Researchers have developed 3D printed micro-needles capable of delivering medicinal drugs in the body without causing any pain, offering treatments for a wide range of diseases, including skin cancers.
A new technique would allow drugs to diffuse within the body as the biomaterial device degrades in the body.
This offers treatments for a wide range of diseases, including melanoma cancers, researchers said.
The researchers, based at the University of Akron and the University of Texas in US report producing a drug-loaded array for transdermal delivery of a chemotherapeutic drug, fabricated using microstereolithography.
The arrays consisted of 25 poly(propylene fumarate) micro-needles, each needle having a tip and base diameter of 20 micrometre and 200 micrometre respectively, and a height of 1 millimetre.
“3D printing this array was difficult, as the printable biomaterial contains some non-printable solvents and drugs,” said said Jae-Won Choi, an author on the research paper published in the journal Biofabrication.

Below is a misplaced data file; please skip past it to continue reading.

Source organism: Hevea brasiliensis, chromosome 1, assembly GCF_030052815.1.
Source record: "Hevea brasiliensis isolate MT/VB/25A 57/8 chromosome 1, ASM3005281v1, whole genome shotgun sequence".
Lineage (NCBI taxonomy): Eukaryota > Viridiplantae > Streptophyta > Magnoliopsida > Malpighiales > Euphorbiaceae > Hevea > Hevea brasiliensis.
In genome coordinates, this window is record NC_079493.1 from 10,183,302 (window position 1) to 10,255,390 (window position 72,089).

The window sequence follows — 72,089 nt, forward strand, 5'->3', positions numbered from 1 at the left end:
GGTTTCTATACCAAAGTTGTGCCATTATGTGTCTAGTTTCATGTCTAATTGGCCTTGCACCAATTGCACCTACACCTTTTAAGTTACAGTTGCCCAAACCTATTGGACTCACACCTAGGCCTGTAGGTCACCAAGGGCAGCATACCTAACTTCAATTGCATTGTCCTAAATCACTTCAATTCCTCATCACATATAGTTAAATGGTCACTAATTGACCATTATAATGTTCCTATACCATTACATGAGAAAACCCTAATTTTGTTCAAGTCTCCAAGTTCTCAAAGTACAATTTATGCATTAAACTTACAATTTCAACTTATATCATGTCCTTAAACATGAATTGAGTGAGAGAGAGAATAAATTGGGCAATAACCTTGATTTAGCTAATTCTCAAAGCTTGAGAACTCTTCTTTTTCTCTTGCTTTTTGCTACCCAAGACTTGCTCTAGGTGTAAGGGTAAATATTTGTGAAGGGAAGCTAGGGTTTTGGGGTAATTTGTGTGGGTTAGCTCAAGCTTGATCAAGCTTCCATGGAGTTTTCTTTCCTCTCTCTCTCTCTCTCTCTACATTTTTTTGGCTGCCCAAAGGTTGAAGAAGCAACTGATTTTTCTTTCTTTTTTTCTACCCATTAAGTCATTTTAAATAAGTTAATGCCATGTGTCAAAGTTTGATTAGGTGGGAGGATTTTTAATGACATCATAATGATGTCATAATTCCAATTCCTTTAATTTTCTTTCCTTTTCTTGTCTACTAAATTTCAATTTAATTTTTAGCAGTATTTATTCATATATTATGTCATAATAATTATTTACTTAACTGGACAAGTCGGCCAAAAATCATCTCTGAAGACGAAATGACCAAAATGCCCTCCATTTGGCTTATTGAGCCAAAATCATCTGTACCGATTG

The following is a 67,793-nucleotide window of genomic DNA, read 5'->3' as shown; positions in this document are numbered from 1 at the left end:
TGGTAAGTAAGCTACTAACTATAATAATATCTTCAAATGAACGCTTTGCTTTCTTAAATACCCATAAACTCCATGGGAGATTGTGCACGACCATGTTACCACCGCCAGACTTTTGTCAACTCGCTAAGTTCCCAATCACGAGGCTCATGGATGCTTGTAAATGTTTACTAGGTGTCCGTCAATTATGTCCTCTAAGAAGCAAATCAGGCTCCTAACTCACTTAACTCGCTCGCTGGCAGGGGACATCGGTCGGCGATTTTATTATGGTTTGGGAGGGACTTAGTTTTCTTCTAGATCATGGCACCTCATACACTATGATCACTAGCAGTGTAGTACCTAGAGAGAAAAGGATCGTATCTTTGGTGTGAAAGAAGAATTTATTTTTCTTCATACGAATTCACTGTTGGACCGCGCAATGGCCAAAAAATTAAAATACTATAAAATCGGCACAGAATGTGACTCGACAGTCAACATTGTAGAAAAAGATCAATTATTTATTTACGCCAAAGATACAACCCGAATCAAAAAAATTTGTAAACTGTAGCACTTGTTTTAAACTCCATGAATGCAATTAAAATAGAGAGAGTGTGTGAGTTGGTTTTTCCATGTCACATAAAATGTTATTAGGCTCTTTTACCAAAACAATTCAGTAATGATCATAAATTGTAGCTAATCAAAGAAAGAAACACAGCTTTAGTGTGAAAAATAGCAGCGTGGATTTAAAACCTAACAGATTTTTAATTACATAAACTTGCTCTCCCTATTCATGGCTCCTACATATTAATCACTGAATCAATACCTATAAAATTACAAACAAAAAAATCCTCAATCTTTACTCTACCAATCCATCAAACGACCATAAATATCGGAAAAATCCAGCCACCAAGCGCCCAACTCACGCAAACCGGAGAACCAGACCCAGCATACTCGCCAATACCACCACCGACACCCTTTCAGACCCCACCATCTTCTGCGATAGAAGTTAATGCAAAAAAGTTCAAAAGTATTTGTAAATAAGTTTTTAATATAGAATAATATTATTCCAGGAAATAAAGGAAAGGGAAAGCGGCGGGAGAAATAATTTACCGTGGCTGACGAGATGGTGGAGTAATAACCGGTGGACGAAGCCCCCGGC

Dacarbazine, commonly used to treat skin cancer, was blended into the solution prior to crosslinking (a final part of the 3D printing process).
The needles were then tested and shown to be able to withstand the stresses and strains they would likely be submitted to when inserted into the body.
“We’d like to have a faster drug release, but this will require more material research. Once we improve this process we can look at developing more controlled drug release,” Choi said.
“I’d hope we’ll see this being used clinically in 5-10 years,” Choi said.